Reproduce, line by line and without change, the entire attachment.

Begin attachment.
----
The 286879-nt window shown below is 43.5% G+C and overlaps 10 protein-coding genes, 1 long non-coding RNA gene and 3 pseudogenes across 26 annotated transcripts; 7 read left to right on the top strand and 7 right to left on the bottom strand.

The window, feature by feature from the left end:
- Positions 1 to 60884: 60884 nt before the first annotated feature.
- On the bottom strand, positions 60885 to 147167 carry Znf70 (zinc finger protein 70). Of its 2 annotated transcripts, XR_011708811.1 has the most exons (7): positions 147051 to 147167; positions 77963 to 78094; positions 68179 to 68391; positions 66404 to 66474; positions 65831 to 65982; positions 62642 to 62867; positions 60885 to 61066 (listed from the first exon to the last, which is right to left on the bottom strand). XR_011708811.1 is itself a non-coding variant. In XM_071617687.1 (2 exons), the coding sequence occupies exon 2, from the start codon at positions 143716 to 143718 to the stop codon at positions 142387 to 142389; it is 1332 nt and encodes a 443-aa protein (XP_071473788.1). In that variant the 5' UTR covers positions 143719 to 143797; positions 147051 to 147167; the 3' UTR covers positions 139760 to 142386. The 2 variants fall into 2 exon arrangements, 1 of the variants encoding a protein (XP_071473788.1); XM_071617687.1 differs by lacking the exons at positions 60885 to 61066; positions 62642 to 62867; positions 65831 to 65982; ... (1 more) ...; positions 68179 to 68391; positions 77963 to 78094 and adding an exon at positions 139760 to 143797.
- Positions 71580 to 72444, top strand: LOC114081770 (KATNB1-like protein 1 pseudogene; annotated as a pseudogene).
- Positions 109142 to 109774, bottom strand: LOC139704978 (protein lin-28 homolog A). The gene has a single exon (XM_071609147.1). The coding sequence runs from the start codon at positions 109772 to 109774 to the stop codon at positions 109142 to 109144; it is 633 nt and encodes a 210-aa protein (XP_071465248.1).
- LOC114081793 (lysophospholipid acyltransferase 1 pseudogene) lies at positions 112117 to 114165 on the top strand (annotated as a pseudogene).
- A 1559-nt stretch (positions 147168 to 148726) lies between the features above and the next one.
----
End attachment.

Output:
The 286879-nt window shown below is 43.5% G+C and overlaps 10 protein-coding genes, 1 long non-coding RNA gene and 3 pseudogenes across 26 annotated transcripts; 7 read left to right on the top strand and 7 right to left on the bottom strand.

The window, feature by feature from the left end:
- Positions 1 to 60884: 60884 nt before the first annotated feature.
- On the bottom strand, positions 60885 to 147167 carry Znf70 (zinc finger protein 70). Of its 2 annotated transcripts, XR_011708811.1 has the most exons (7): positions 147051 to 147167; positions 77963 to 78094; positions 68179 to 68391; positions 66404 to 66474; positions 65831 to 65982; positions 62642 to 62867; positions 60885 to 61066 (listed from the first exon to the last, which is right to left on the bottom strand). XR_011708811.1 is itself a non-coding variant. In XM_071617687.1 (2 exons), the coding sequence occupies exon 2, from the start codon at positions 143716 to 143718 to the stop codon at positions 142387 to 142389; it is 1332 nt and encodes a 443-aa protein (XP_071473788.1). In that variant the 5' UTR covers positions 143719 to 143797; positions 147051 to 147167; the 3' UTR covers positions 139760 to 142386. The 2 variants fall into 2 exon arrangements, 1 of the variants encoding a protein (XP_071473788.1); XM_071617687.1 differs by lacking the exons at positions 60885 to 61066; positions 62642 to 62867; positions 65831 to 65982; ... (1 more) ...; positions 68179 to 68391; positions 77963 to 78094 and adding an exon at positions 139760 to 143797.
- Positions 71580 to 72444, top strand: LOC114081770 (KATNB1-like protein 1 pseudogene; annotated as a pseudogene).
- Positions 109142 to 109774, bottom strand: LOC139704978 (protein lin-28 homolog A). The gene has a single exon (XM_071609147.1). The coding sequence runs from the start codon at positions 109772 to 109774 to the stop codon at positions 109142 to 109144; it is 633 nt and encodes a 210-aa protein (XP_071465248.1).
- LOC114081793 (lysophospholipid acyltransferase 1 pseudogene) lies at positions 112117 to 114165 on the top strand (annotated as a pseudogene).
- A 1559-nt stretch (positions 147168 to 148726) lies between the features above and the next one.